As part of the project, the students interviewed local activists, computer scientists, and city council members. Chicago filmmaker and lead instructor Raphael Nash introduced students to the craft of documentary filmmaking. PhD students Natalie Melo, Alisa Reith, Jessica Marshall, Charles Logan, Shai Moore, and others played key roles.

The project produced multiple documentaries, including Targeted, which chronicles the Chicago gang database’s targeting of young Black and Brown men; Racial Recognition, examining the threat that facial recognition bias poses to marginalized communities; and Melting Ice, which explores US Immigration and Customs Enforcement’s use of social media and other technology tools in their deportation efforts.

“Students learned about storytelling, technology, and their own communities,” says Vakil, who believes educators can shift their curriculum by getting to know their local communities. “They then told their stories through film, which itself was a form of tech learning.”

In each of the last two years, the YPRPT project culminated in a film screening hosted by Northwestern’s Mary and Leigh Block Museum of Art.

After Princeton University professor Ruha Benjamin saw the 2020 screening, she joined Vakil’s advisory board. Founding director of the Ida B. Wells Just Data Lab, Benjamin is now supporting Vakil’s team as they explore how the TREE Lab can spark educational innovation focused on social justice and technology.

The lab currently hosts all student-produced films for free on its website. “These short documentaries become resources,” Vakil says. “They become data points in our consideration of how young people make sense of these technologies.”

For alumna Bijal Mehta (BS21), an AI and cyber researcher for Tortoise Media in London, the TREE Lab shaped both her interests and career path. Mehta, who cofounded Northwestern’s Responsible Artificial Intelligence Student Organization and worked as a student researcher, credits the TREE Lab with helping her explore the social implications of tech. “The lab helped me develop a critical lens for understanding power dynamics in the acceleration of new technology,” says Mehta.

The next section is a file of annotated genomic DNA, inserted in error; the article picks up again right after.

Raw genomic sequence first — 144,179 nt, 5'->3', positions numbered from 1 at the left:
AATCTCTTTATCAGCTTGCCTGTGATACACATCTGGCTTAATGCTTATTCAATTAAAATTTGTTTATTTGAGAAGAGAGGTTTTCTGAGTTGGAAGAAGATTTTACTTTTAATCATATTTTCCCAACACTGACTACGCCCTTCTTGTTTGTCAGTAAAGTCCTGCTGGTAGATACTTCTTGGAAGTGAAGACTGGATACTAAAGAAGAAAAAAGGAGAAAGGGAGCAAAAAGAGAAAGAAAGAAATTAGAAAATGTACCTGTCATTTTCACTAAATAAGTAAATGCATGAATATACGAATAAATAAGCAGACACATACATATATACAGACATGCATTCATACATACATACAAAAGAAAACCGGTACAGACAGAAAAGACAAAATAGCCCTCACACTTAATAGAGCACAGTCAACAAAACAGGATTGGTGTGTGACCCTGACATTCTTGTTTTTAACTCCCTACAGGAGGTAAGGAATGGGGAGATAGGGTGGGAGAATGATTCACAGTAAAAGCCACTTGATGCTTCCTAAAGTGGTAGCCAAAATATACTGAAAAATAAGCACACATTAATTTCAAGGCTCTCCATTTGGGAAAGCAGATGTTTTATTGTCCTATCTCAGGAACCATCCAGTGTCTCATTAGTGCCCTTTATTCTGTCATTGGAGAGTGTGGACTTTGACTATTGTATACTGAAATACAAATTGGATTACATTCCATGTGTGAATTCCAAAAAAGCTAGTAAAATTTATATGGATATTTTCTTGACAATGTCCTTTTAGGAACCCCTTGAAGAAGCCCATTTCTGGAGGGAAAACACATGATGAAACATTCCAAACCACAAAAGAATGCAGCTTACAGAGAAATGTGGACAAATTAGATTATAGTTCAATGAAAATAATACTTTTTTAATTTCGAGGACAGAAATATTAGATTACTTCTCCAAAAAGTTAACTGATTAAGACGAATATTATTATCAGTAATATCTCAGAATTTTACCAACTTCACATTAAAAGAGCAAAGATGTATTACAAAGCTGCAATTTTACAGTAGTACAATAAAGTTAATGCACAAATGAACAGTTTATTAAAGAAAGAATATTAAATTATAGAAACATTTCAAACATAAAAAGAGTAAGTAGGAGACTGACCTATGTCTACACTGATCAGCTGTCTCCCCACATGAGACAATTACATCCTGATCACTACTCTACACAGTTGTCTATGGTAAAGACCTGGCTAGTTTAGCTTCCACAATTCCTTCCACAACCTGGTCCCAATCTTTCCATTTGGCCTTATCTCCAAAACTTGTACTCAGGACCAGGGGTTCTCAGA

Because new technologies are profoundly shaping democratic processes, policing, education, healthcare, and cultural life, Vakil’s vision for the future is that “citizens understand these dynamics and have a say in how they play out.” How we approach computer science education – how we look beyond the technical – will shift where the power lies.

'Who is Siri?'

Sepehr Vakil was born in Iran and immigrated to the US with his family when he was three. In Iran, his mother, Maryam Hazeghazam, volunteered at a hospital to care for wounded soldiers – many the victims of advanced military technology. His father, Roozbeh Vakil, taught math at a time when “education itself could be seen as an act of resistance,” he says. Their stories were Vakil’s first glimpse into the complicated relationship between power, technology, and education.

Vakil met his wife, kihana miraya ross, assistant professor of African American Studies at Northwestern, while they were students at the University of California, Berkeley. The two have five children: one-year-old twins Azad and Hafez; a four-year-old son, Sasan; and two older daughters – Simone, who attends Evanston Township High School, and Sage, a premed student at Howard University.

Reflecting on how young children interact with technology, Vakil mentions that Sasan likes to say that Siri “knows everything.”

“Who is Siri?” Sepehr asks Sasan. “The woman inside the phone,” he replies. Their exchange led them to talk about robots, knowledge, and what it means to know something.

“The potential to talk with young children about technology is amazing,” says Vakil, who may be teaming up with researchers at Berkeley and the University of California, Davis, on a new project that explores how teachers can support elementary and middle schoolers in understanding the ethics of tech.

Story by David Johnson
Illustrations by Özge Samanci